Every lover of the true, the good and the beautiful must needs be interested in the Hon. A. Toven Worm’s campaign for a reform in the nomenclature of chorus girls. Hitherto, as we all know, the terms used to designate girls of different heft, altitude and talent have run to a distressing vulgarity. The smaller girls have been called “ponies,” “broilers” or “squabs,” and the larger “hillhorses,” “amazons,” “welterwetghts” or “beefs.” It is the aim of the Hon. Mr. Worm, who represents Miss Gertrude Hoffmann in the capacity of confidential fictioner, to remedy this curse by substituting names of a romantic and poetic nature. Accordingly, he takes space in the current Sunpaper to announce that Miss Hoffmann will be surrounded on her coming appearance here by a choir of “chickens” and “canaries,” with a few “violets” and “rosebuds” for good measure.

A benign reform, but one which Mr. Worm has failed to workout to more than one place of decimals. His invention of “canaries” deserves all praise, but he makes concessions to current slang in “chicken.” Why not rename the whole hierarchy of chorus girls, from “squabs” to “hillhorses,” with the names of pretty birds? Why not begin with “humming-birds” and run up the scale to “swans,” or even to “penguins” and “cassowaries”? Why not attempt to differentiate between girls who can sing and girls who can merely stand and wait by calling the former “nightingales,” “canaries” and “mockingbirds”? I submit the following provisional and partial list to the Hon. Mr. Worm for his consideration and judgment:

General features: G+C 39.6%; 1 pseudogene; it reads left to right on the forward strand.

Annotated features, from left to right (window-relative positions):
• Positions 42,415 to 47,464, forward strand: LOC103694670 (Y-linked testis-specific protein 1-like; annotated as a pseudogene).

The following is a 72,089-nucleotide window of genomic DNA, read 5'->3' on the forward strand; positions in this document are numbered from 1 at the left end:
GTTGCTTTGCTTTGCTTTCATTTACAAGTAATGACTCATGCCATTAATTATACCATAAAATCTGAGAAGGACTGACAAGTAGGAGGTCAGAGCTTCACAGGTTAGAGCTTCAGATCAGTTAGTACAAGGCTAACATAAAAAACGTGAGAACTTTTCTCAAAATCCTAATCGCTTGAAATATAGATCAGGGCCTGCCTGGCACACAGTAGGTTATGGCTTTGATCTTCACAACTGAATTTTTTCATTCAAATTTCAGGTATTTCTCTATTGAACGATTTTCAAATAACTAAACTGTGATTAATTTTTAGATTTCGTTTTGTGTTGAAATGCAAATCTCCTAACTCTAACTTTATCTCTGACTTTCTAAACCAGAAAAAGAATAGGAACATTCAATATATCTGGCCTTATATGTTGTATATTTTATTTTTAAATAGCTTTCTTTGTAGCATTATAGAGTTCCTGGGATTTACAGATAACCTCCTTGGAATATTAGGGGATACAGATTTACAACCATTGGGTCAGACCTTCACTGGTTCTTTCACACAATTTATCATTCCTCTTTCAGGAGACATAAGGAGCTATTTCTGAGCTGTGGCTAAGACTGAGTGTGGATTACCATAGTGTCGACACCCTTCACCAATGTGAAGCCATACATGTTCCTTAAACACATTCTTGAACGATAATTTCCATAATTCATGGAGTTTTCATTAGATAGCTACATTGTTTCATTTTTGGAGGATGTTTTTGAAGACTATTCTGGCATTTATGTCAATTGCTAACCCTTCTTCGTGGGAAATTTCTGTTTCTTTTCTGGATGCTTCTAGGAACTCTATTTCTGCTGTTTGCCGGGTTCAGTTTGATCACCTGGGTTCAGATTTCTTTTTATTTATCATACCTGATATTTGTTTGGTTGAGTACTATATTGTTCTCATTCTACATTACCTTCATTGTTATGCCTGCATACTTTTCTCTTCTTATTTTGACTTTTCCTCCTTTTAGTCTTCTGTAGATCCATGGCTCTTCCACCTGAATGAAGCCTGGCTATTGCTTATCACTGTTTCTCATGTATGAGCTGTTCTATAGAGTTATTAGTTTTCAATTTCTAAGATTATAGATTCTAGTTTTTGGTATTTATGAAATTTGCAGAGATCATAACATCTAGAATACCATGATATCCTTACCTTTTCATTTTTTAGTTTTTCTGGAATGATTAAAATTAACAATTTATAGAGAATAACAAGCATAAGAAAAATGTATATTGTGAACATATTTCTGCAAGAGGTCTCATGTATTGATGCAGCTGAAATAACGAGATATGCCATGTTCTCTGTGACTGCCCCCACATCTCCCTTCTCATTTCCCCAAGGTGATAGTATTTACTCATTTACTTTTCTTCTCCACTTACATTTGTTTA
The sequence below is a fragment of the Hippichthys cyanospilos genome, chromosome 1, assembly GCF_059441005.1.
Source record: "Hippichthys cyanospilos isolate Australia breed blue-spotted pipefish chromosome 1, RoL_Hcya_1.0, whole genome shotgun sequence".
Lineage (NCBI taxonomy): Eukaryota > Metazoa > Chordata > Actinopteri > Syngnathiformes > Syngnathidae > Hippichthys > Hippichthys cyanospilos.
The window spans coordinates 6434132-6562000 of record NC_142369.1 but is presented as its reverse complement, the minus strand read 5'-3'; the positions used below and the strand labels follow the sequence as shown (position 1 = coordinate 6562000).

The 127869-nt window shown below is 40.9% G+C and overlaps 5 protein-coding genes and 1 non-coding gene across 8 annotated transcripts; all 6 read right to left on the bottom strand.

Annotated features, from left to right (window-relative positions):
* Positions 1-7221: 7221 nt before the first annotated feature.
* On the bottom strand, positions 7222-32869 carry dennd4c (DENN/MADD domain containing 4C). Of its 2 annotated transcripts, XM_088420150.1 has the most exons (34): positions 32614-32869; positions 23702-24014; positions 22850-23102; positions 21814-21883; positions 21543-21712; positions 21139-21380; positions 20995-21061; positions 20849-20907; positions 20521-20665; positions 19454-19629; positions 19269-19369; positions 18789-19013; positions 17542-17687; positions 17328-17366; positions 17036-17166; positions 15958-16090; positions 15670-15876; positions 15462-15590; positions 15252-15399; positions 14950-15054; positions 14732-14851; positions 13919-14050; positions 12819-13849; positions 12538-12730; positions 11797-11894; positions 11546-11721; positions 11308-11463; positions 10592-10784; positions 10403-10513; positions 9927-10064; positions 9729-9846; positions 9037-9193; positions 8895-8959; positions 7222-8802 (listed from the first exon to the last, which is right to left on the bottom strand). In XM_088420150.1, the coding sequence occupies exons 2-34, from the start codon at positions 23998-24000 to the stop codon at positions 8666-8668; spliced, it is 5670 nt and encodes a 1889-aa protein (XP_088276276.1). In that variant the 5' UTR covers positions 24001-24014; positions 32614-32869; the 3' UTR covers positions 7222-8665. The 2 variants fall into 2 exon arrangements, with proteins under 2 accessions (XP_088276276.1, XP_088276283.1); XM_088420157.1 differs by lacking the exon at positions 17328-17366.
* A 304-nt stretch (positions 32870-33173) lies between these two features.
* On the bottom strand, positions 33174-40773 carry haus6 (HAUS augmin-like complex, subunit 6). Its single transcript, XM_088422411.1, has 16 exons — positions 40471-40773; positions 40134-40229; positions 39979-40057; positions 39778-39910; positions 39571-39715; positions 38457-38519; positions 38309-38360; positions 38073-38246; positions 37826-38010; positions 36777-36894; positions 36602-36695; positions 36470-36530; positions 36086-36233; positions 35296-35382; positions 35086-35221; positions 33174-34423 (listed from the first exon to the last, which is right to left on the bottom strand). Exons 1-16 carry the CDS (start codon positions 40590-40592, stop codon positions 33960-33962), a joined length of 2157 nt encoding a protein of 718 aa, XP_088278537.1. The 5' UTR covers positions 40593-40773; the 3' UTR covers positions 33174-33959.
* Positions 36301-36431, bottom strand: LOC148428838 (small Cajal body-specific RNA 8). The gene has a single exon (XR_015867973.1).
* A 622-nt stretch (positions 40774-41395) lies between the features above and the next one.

CANARIES—Singing blondes of less than 120 pounds weight, but of a generally rotund aspect.
DOVES—Small, sylphlike creatures, demure and dumb.
PARROTS–Large, gaudy girls with aquiline noses.
PENGUINS—Stately beings in ball gowns, heavy on their feet.
OSTRICHES—The grenadiers of the chorus, none less than 170 pounds in weight.
FLAMINGOES—The so-called “showgirls” of yesteryear: Florodora sextetters.
SWABS—Tall, resilient, necky girls, vocal only in the final chorus.
PHEASANTS–Bunchy little ones.
CROWS–Inky brunettes, large and sad.
TANAGERS—All red-haired girls, regardless of size. (Formerly called “Zazas”).
HUMMING BIRDS–Hundred-pounders.
STORKS–Long, panatella girls, voiceless and austere.
SPARROWS–Happy little chirpers, unbeautiful but industrious.
THRUSHES–Half-portion sopranos.
BULBULS—Deep-chested contraltos, gurgly and amiable.